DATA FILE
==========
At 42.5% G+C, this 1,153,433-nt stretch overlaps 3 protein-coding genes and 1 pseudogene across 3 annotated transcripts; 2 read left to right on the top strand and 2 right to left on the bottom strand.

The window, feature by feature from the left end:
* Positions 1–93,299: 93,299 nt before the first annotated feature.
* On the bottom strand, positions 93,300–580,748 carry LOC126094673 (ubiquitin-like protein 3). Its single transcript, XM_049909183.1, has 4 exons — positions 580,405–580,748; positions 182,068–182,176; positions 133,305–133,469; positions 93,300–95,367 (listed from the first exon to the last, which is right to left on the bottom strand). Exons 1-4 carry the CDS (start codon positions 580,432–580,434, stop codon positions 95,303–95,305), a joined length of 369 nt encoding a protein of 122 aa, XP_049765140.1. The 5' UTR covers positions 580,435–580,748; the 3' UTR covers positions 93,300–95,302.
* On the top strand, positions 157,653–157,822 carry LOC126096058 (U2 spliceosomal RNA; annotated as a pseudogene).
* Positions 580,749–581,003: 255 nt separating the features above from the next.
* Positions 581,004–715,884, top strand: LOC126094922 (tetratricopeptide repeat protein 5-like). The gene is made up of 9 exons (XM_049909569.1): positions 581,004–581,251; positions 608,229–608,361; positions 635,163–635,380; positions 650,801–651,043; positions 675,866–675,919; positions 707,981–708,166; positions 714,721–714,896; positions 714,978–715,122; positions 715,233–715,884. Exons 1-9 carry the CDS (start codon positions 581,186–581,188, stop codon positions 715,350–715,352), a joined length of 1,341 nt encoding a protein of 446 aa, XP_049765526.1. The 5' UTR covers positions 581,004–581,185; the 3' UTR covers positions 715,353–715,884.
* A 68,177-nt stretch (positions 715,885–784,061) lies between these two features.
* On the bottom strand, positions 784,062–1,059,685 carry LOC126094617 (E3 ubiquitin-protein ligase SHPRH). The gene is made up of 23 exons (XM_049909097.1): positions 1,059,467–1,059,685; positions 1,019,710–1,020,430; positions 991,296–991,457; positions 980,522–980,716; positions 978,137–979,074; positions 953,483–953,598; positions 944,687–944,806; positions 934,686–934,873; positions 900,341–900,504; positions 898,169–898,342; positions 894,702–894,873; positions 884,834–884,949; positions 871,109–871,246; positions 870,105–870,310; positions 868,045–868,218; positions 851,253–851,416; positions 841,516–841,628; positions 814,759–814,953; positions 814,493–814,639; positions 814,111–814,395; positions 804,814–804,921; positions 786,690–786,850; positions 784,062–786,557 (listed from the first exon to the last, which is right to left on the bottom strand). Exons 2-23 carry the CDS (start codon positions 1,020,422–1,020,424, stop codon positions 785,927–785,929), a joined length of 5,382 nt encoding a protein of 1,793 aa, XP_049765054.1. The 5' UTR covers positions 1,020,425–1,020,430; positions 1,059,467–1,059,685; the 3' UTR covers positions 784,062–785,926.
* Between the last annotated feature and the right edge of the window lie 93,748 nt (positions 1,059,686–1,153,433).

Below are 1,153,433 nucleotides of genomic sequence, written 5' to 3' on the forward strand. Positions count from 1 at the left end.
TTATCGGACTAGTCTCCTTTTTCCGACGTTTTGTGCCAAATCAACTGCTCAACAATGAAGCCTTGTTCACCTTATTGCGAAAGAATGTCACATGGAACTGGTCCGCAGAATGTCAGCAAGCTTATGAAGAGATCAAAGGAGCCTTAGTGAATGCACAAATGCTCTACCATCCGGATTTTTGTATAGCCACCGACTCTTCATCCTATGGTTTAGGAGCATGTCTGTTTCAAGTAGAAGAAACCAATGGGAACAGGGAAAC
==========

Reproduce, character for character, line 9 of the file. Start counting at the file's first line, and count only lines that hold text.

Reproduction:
* On the bottom strand, positions 784,062–1,059,685 carry LOC126094617 (E3 ubiquitin-protein ligase SHPRH). The gene is made up of 23 exons (XM_049909097.1): positions 1,059,467–1,059,685; positions 1,019,710–1,020,430; positions 991,296–991,457; positions 980,522–980,716; positions 978,137–979,074; positions 953,483–953,598; positions 944,687–944,806; positions 934,686–934,873; positions 900,341–900,504; positions 898,169–898,342; positions 894,702–894,873; positions 884,834–884,949; positions 871,109–871,246; positions 870,105–870,310; positions 868,045–868,218; positions 851,253–851,416; positions 841,516–841,628; positions 814,759–814,953; positions 814,493–814,639; positions 814,111–814,395; positions 804,814–804,921; positions 786,690–786,850; positions 784,062–786,557 (listed from the first exon to the last, which is right to left on the bottom strand). Exons 2-23 carry the CDS (start codon positions 1,020,422–1,020,424, stop codon positions 785,927–785,929), a joined length of 5,382 nt encoding a protein of 1,793 aa, XP_049765054.1. The 5' UTR covers positions 1,020,425–1,020,430; positions 1,059,467–1,059,685; the 3' UTR covers positions 784,062–785,926.